Asst. Sec. of Defense (Public Affairs) Rear Adm. Craig Quigley
Interview on the Point of View Radio Show
Hosted by Penna Dexter and John Driggs
September 20, 2001
DEXTER: We are talking about, what else, the attack on America. And John, people
have been waiting for a response. I think a lot of Americans were gratified
to see the Roosevelt leave and be deployed yesterday.
DEXTER: We have a very special guest with us now. Why don't you go ahead and
DRIGGS: Well we do. As we anticipate the words of our president tonight regarding
the situation this country is now faced with. Joining us now live from the nation's
capital is Pentagon spokesman Admiral Craig Quigley. Admiral Quigley, glad to
have you on board.
I'm assuming that the president tonight will reiterate a few points he's already
made, those including the idea that this war on terrorism is to be a marathon,
not a sprint. A marathon. Are we talking two or three years, or are we talking
maybe a decade here?
QUIGLEY: John, I don't know if I can put a good timeframe on it, but it will
indeed be a long term, sustained effort and very different than any war that
America has ever fought before.
This is not about fighting conventional armies and navies and air forces when
you think of a Desert Storm sense or something like that. This is an enemy that
fights and lives in the shadows and it will take a combination of effort --
some military, some financial, some diplomatic, some legal, working very closely
with a variety of nations around the world to really get to the heart of these
DEXTER: Admiral, we're being told that there will be hardship on the American
people that will go along with this war on terrorism. Can we speculate perhaps
a bit? What will these hardships include? Give us some thoughts there.
QUIGLEY: It's been my experience that no effort worth doing comes at no cost.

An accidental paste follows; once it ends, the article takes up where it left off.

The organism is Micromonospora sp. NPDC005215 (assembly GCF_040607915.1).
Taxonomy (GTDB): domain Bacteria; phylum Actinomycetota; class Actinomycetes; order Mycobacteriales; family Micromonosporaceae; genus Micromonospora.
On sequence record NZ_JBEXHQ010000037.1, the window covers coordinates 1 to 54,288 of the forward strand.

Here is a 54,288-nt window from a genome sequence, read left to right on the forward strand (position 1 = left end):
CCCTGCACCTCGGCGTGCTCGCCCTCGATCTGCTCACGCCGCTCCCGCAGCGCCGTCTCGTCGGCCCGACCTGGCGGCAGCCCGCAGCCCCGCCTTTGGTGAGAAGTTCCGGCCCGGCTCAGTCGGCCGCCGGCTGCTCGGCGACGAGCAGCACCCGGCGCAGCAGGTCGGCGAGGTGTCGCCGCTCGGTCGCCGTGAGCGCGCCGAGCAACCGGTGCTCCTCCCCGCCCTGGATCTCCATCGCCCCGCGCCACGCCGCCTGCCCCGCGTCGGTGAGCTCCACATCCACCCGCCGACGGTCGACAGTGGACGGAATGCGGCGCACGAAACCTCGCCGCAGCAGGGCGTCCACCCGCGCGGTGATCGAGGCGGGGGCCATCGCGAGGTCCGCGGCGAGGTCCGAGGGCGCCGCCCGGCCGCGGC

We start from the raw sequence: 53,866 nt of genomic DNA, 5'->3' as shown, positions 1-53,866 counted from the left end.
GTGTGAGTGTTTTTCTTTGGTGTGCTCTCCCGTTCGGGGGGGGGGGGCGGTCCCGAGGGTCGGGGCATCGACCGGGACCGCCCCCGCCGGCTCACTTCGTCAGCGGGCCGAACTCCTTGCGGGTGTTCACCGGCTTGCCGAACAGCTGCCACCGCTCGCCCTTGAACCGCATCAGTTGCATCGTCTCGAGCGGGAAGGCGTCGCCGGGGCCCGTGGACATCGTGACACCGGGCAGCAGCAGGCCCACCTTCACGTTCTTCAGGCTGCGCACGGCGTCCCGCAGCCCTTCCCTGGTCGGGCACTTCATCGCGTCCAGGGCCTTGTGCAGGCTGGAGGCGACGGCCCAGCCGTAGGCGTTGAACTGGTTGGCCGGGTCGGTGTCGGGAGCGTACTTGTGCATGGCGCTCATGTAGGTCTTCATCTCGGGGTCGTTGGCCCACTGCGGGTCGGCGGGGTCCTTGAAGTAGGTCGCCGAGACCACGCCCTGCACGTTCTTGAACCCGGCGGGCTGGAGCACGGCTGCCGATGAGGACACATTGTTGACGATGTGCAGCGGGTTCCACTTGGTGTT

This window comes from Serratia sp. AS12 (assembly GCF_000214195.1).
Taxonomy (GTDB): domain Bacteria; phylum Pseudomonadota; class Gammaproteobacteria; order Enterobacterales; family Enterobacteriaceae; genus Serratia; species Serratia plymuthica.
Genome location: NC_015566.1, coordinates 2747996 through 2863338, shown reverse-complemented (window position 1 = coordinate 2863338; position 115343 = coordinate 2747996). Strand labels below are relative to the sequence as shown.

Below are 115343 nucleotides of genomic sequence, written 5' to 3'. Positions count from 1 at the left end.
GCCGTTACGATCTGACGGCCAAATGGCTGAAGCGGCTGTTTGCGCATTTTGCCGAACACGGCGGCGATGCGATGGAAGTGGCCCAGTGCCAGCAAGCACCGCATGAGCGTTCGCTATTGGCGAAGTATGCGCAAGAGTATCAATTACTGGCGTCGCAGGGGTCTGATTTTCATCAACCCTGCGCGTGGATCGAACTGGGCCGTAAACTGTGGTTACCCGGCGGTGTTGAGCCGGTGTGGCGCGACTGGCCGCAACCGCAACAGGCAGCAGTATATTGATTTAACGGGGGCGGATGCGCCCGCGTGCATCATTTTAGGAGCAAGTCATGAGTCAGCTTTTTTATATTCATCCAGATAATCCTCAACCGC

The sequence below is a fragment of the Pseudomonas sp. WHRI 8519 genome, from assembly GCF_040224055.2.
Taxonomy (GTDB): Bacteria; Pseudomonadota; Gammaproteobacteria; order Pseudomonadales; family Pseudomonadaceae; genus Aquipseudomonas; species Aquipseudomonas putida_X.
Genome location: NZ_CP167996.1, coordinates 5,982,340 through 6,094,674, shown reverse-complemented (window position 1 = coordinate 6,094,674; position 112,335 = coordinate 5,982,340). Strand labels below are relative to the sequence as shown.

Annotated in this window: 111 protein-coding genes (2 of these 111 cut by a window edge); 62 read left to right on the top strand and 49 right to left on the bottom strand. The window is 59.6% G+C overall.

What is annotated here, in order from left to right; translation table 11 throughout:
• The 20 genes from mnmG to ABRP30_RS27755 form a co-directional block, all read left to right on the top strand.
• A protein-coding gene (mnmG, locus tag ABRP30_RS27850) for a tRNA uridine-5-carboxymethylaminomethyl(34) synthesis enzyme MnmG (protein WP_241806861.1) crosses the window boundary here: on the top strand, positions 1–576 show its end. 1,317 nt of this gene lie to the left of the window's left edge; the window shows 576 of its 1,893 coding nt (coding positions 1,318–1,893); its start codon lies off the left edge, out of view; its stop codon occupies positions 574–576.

There is a conscious effort being made, I believe, as a nation to prepare ourselves
for what will probably be a very long struggle. These networks of terrorists
did not spring up overnight and they will not be eliminated overnight.
DEXTER: Admiral Quigley, just explain to us exactly what we have deployed and
where so far.
QUIGLEY: We have a variety of military forces around the world as a matter of
course, Penna. Yesterday you saw the USS Theodore Roosevelt which is an aircraft
carrier, and her escort ships, a variety of capabilities heading east out of
Norfolk, Virginia. In addition we have set in motion the redisposition of some
additional military forces. There will be more in the weeks and months ahead
as we take on the Defense Department portion of this national effort.
DEXTER: And of course I understand there are two ships already near the coast
of Pakistan, aren't there?
QUIGLEY: We have -- one of the great things about naval forces is their mobility
and their ability to move where you need them on the world's oceans. And we
have taken the steps to put those assets where we need them most.
DEXTER: You mentioned there is a plan that's going to unfold. Is there anything
that you can reveal about that at this point?
QUIGLEY: No, not really Penna, other than to say that we've been hard at work
in that regard since the attack on the 11th of September, and I hope you'll
understand that that will put the lives at real people at risk by sharing too
much of that publicly.
DEXTER: Well we sure do understand that.
I want to ask another question about the people, the young men who have gone,
the young men and women who have gone and are going. You must have been talking
to some of them. How are they feeling? What is their state of mind at this point?
QUIGLEY: I have, and it's just something that makes you oh so very proud each
and every time you have an opportunity to talk to them. They're energetic, they're
bright, they're patriotic, they're very well trained, and they are eager to
serve America in uniform, and it's just very heartening every time you see it.
DRIGGS: We've been through America's worst nightmare from a terrorist, at least
certainly one of the worst possible scenarios.
DRIGGS: Yet we understand only too well, we may be subject to further attacks
and perhaps soon.
What is being done, Admiral Quigley, in your view to really make a difference,
to prevent this kind of thing from happening before [sic], whether it's crashing
jet liners into skyscrapers or whatever else might happen?
QUIGLEY: John, I think that nobody considered an airliner to be a weapon before
last Tuesday, and now clearly we have to do that. The dramatic attack on America
last Tuesday is causing the entire government of the United States, and indeed
people in the United States to think very differently about the threats that
face them internally.
We had been very focused, very externally focused for all the years of the Cold
War, and now it's readily apparent to all that we need to look at things very
differently and consider homeland defense in a whole new way.